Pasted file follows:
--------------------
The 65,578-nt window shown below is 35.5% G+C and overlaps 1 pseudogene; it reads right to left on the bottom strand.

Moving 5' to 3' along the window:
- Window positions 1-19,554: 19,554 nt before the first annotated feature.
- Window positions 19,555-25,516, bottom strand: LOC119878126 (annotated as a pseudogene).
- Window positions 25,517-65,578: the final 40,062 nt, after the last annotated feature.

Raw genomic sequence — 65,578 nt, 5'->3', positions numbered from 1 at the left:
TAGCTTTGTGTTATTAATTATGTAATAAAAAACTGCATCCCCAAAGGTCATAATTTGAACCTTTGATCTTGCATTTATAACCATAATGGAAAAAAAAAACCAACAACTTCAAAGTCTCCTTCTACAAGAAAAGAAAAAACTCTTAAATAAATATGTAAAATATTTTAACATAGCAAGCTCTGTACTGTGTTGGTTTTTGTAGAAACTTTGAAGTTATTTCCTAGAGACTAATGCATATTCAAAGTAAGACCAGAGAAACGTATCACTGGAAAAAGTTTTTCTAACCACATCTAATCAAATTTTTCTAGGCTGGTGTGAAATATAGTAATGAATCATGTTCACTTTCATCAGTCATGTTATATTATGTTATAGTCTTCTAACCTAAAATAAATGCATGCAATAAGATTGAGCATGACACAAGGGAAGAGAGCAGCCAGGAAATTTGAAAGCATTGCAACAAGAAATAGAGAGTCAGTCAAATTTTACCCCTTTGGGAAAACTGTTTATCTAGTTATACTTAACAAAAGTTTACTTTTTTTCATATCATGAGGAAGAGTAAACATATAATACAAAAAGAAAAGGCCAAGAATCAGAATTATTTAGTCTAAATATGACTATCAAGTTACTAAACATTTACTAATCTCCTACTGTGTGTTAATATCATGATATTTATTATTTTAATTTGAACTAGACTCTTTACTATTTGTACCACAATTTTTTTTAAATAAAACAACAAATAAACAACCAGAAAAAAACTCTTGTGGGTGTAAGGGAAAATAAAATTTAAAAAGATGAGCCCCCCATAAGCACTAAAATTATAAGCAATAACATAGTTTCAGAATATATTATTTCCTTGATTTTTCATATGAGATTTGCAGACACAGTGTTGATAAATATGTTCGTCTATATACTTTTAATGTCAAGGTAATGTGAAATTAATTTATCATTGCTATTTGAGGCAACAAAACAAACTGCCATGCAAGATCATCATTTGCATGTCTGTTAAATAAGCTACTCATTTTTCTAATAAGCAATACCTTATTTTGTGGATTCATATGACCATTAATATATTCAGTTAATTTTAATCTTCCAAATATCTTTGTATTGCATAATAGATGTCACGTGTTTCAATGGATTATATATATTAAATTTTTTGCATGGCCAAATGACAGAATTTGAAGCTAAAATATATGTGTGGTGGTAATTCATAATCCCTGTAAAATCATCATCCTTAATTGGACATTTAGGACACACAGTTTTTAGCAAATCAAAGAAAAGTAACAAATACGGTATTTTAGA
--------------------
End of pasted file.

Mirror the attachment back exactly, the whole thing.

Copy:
The 65,578-nt window shown below is 35.5% G+C and overlaps 1 pseudogene; it reads right to left on the bottom strand.

Moving 5' to 3' along the window:
- Window positions 1-19,554: 19,554 nt before the first annotated feature.
- Window positions 19,555-25,516, bottom strand: LOC119878126 (annotated as a pseudogene).
- Window positions 25,517-65,578: the final 40,062 nt, after the last annotated feature.

Raw genomic sequence — 65,578 nt, 5'->3', positions numbered from 1 at the left:
TAGCTTTGTGTTATTAATTATGTAATAAAAAACTGCATCCCCAAAGGTCATAATTTGAACCTTTGATCTTGCATTTATAACCATAATGGAAAAAAAAAACCAACAACTTCAAAGTCTCCTTCTACAAGAAAAGAAAAAACTCTTAAATAAATATGTAAAATATTTTAACATAGCAAGCTCTGTACTGTGTTGGTTTTTGTAGAAACTTTGAAGTTATTTCCTAGAGACTAATGCATATTCAAAGTAAGACCAGAGAAACGTATCACTGGAAAAAGTTTTTCTAACCACATCTAATCAAATTTTTCTAGGCTGGTGTGAAATATAGTAATGAATCATGTTCACTTTCATCAGTCATGTTATATTATGTTATAGTCTTCTAACCTAAAATAAATGCATGCAATAAGATTGAGCATGACACAAGGGAAGAGAGCAGCCAGGAAATTTGAAAGCATTGCAACAAGAAATAGAGAGTCAGTCAAATTTTACCCCTTTGGGAAAACTGTTTATCTAGTTATACTTAACAAAAGTTTACTTTTTTTCATATCATGAGGAAGAGTAAACATATAATACAAAAAGAAAAGGCCAAGAATCAGAATTATTTAGTCTAAATATGACTATCAAGTTACTAAACATTTACTAATCTCCTACTGTGTGTTAATATCATGATATTTATTATTTTAATTTGAACTAGACTCTTTACTATTTGTACCACAATTTTTTTTAAATAAAACAACAAATAAACAACCAGAAAAAAACTCTTGTGGGTGTAAGGGAAAATAAAATTTAAAAAGATGAGCCCCCCATAAGCACTAAAATTATAAGCAATAACATAGTTTCAGAATATATTATTTCCTTGATTTTTCATATGAGATTTGCAGACACAGTGTTGATAAATATGTTCGTCTATATACTTTTAATGTCAAGGTAATGTGAAATTAATTTATCATTGCTATTTGAGGCAACAAAACAAACTGCCATGCAAGATCATCATTTGCATGTCTGTTAAATAAGCTACTCATTTTTCTAATAAGCAATACCTTATTTTGTGGATTCATATGACCATTAATATATTCAGTTAATTTTAATCTTCCAAATATCTTTGTATTGCATAATAGATGTCACGTGTTTCAATGGATTATATATATTAAATTTTTTGCATGGCCAAATGACAGAATTTGAAGCTAAAATATATGTGTGGTGGTAATTCATAATCCCTGTAAAATCATCATCCTTAATTGGACATTTAGGACACACAGTTTTTAGCAAATCAAAGAAAAGTAACAAATACGGTATTTTAGA